One disadvantage of video replacing photography as the public’s primary means for interpreting the world is video provides a false sense of context. Viewers watching a 30-second video too often choose a side in a conflict without considering what occurred in the hours, days, weeks, and years preceding the video.
Lucy Kirkwood’s play Chimerica (playing at the Timeline Theater) is anchored on June 6, 1989, the day that photojournalist Jeff Widener immortalized the Tank Man photo as a symbol of the Tiananmen Square protests. In this three-hour exploration into the contrasts between modern China and modern America, most of Kirkwood’s ideas find their target despite Kirkwood not quite recognizing the most powerful moment in her script.
The most intriguing idea in Chimerica is that the Tank Man photo symbolizes a pivotal moment in modern history. One man holding two grocery bags stands in front of a line of tanks—temporarily stalling the tanks’ progress toward the protesters at Tiananmen Square. This is the moment, Chimerica articulately argues, when China solidified its foundation as a take-no-prisoners economic machine. America, in contrast, has emphasized a more democratic voice, which contributes in part to America’s current staggering debt.
The play jumps into high gear immediately as fictional photojournalist Joe Schofield (Coburn Goss) watches these events unfold from the balcony of his hotel room in China. He snaps his soon-to-be-famous Tank Man photo and manages to hide the film in the toilet tank as Chinese authorities pound on the door. Flash forward 23 years and Schofield is back in Beijing visiting his friend and contact Zhang Lin (Norman Yap), who would like for the world to be aware that the government is falsifying information about air pollution.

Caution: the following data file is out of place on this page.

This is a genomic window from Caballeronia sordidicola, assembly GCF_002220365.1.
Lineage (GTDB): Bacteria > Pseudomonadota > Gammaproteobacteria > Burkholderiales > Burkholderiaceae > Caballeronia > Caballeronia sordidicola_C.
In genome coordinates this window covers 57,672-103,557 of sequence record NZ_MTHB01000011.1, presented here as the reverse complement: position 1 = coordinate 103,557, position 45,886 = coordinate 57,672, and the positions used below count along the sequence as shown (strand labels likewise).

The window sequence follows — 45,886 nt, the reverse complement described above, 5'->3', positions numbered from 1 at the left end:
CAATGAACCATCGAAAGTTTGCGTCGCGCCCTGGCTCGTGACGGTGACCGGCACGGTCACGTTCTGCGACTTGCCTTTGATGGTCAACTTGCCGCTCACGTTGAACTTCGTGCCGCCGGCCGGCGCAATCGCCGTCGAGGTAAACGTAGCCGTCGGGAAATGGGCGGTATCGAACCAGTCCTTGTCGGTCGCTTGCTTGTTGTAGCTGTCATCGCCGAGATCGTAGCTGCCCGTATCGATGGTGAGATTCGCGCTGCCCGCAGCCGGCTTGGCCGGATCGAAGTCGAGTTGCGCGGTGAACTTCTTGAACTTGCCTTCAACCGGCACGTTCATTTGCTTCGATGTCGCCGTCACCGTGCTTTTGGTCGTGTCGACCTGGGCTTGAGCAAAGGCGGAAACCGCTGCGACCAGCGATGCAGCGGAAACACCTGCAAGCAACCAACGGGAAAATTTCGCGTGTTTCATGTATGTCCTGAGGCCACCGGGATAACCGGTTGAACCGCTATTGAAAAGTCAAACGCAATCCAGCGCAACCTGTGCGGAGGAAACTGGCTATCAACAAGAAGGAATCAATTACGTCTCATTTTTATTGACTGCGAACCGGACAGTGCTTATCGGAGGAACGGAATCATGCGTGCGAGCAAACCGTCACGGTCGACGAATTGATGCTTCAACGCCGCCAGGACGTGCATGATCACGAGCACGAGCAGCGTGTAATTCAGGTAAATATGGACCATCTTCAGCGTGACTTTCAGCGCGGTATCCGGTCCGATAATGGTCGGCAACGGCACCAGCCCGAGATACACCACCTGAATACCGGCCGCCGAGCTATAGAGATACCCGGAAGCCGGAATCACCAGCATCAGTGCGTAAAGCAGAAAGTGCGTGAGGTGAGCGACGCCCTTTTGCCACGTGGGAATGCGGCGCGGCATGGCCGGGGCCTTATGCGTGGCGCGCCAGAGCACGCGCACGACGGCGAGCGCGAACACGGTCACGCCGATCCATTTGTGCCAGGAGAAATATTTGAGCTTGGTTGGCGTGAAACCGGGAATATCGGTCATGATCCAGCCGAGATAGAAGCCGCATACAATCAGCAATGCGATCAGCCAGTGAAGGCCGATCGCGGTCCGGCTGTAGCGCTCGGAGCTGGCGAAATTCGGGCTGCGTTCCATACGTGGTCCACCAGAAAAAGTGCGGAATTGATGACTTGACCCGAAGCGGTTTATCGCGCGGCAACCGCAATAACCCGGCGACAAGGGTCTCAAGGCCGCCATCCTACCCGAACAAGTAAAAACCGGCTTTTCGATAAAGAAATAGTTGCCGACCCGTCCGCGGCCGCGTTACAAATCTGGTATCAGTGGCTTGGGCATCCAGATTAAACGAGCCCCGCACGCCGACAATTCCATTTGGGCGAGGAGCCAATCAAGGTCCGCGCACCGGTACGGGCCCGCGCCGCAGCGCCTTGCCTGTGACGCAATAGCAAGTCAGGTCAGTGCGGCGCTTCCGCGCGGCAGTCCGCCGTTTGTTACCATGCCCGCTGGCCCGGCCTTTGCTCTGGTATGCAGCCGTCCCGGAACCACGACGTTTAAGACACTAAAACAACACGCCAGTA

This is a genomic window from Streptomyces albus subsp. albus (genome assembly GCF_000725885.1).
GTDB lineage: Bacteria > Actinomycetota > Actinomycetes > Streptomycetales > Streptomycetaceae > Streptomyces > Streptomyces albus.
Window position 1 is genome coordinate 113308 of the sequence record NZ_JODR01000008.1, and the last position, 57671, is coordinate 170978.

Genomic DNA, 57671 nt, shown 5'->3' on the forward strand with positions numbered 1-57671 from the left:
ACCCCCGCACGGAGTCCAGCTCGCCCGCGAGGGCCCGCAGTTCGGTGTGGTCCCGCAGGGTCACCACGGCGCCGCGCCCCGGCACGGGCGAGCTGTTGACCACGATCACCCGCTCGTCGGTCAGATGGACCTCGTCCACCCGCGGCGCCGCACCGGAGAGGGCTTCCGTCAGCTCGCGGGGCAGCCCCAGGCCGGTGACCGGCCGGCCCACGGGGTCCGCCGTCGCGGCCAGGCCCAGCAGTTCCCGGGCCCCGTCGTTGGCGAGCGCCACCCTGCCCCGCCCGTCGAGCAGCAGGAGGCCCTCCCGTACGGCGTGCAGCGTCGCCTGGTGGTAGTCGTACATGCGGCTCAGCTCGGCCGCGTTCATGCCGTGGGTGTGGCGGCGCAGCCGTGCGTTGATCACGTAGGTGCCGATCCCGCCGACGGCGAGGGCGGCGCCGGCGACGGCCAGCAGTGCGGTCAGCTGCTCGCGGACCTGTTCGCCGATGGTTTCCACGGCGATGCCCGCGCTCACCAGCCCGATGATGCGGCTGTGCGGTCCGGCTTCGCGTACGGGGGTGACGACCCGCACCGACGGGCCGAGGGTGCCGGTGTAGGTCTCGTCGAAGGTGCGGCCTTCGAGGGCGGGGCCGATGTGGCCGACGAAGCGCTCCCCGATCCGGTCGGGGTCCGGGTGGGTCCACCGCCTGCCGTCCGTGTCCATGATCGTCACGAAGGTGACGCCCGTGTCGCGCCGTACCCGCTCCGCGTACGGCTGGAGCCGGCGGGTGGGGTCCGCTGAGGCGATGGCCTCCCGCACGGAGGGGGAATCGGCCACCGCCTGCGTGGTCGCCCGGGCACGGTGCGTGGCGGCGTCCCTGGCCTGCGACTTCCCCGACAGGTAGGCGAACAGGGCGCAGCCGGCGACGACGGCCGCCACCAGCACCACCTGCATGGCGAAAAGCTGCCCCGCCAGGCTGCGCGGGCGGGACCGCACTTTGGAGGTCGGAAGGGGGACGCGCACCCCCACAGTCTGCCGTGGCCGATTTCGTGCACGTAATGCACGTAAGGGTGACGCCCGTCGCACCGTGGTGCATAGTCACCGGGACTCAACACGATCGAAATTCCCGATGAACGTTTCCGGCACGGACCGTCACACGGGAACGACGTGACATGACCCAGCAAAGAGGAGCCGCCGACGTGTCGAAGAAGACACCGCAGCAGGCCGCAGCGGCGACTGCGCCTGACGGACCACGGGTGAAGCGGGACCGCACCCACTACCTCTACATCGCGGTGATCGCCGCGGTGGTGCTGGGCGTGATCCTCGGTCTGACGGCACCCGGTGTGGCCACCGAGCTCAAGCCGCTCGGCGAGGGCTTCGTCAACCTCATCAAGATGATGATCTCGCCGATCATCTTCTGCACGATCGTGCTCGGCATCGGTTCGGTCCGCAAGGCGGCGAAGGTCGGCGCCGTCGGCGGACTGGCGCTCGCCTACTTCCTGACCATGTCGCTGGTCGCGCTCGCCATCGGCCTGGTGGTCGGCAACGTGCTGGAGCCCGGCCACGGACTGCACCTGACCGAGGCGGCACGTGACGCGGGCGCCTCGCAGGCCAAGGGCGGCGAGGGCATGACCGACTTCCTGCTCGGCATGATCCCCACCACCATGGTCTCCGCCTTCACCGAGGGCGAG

I never grasped how Joe and Zhang Lin met and became friends and colleagues—this becomes a bit of a problem later on—but Zhang Lin drives the main plot line in an early scene by giving Joe a contact that could lead to the identification of Tank Man, who might not be dead as Joe had assumed.
The play follows a structure reminiscent of a TV police procedural as Joe’s search for Tank Man takes him from seedy strip clubs to fund raisers for the rich and powerful—each stop providing a clue that gets Joe one step closer to his goal. Joe’s obsession is partly motivated by the possibility of a follow-up photo, but on a more psychological scale Joe wishes to meet a man whose act of heroism elevates beyond any of Joe’s adventures into war-torn nations. Meanwhile, Joe faces pushback from the two most powerful governments in the world and inadvertently brings harm upon Zhang Lin and a series of minor characters.
Without giving too much away, I’ll note that the play ends with a level of unlikely coincidence that is magnified because 20 minutes earlier, Kirkwood created a brilliant plot twist that would have left the audience at a much higher level of provoking thought. Is it possible that the real hero of the Tank Man photo was there all along but hidden to all—including the photographer?
Photos propel history, and Timline’s accompanying lobby display showcases a number of action photos—from Vietnam to Argentina to Sudan—all of which would be well worth a play of their own. Chimerica proves that the the nameless faces in these photographs are the most intriguing stories.